Super spider silk

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by Gitzel Puente
September 16, 2010
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Super spider silk

Stronger than steel, more elastic than a rubber band--spider silk has amazing properties. ASU researchers are studying spider silk proteins in the hopes of producing it synthetically.

Full transcript

[background music]

Jeff Yarger, professor, director, Magnetic Research Center, Department of Chemistry and Biochemistry:  Right now, we have about 5 to 10 different species. Because we live in the desert, because Arizona State is in a very arid desert climate, we study a lot of the arid type spiders. Our group is really trying to understand, at a molecular level, the proteins that make up spider silk in their structure.

One spider produces six different types of silk that vary hugely in their properties, from something like a dragline silk where you can knock it off a limb and it catches itself, this has a tensile strength per weight higher than steel, to ones with a flagella‑type silk, which is what it uses to make a spiral of its web. That's more elastic than a rubber band.

Aaron Dahl, undergraduate student, Department of Chemistry and Biochemistry:  You have to catch the spider in their little cage. We use that Tupperware cup to corral them into there. Once we have them in that cup, we bring them over to the CO2 tank, which is connected to the lid of that cup. Once we have them in there, we give them some CO2 gas.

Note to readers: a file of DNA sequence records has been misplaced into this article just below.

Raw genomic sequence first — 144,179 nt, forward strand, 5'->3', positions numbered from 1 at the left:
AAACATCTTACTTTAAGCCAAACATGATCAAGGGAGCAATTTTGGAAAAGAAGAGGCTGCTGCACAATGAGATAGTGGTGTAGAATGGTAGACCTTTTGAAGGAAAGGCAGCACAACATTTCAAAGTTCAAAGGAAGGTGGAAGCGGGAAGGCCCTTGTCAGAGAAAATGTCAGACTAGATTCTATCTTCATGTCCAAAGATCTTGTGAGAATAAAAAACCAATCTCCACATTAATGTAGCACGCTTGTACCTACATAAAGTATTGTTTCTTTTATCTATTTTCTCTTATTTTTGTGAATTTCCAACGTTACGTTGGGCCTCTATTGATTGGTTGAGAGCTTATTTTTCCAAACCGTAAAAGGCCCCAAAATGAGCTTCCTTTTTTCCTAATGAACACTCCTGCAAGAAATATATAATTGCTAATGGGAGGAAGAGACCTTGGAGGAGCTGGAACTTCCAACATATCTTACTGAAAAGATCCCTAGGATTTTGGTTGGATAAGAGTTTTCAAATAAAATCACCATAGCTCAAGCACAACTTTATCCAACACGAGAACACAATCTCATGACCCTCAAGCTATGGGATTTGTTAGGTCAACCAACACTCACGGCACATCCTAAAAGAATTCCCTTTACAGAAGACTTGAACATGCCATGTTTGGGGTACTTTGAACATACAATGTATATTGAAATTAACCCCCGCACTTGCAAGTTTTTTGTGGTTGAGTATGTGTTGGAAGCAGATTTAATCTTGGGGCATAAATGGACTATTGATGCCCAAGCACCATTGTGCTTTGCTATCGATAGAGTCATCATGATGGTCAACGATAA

Once they're knocked out, we can put them on to this Petri dish, lay them on their back, and then we have time to tape down their legs before they eventually wake up. Here, we can just see their silk and grab it onto the microscope a lot easier. We just lead it on.

Xiangyan Shi, graduate student, Department of Chemistry and Biochemistry:  Part of my research relating to spider silk is understanding the high order structure and dynamics of the spider silk proteins. At the beginning, I was really scared, but now the spiders are my friends.

Greg Holland, research professor, magnetic Resonance Research Center, Department of Chemistry and Biochemistry:  We have very creative students. We're in a chemistry department, but as you can see, we work with a biology problem. They're creative. They learn everything from how to take care of a spider to how to do complicated physical characterization like nuclear magnetic resonance.

Yarger:  Specifically, Arizona State has one of the best environments for transdisciplinary‑based research. This research is incredibly diverse, from needing to know the entomology and biology of spiders, to understanding its chemical makeup and properties, to the physics and engineering that makes these fibers so unique.

ASU gives us a very unique platform to be able to bring in scientists with expertise in many of these different fields to help us with this research.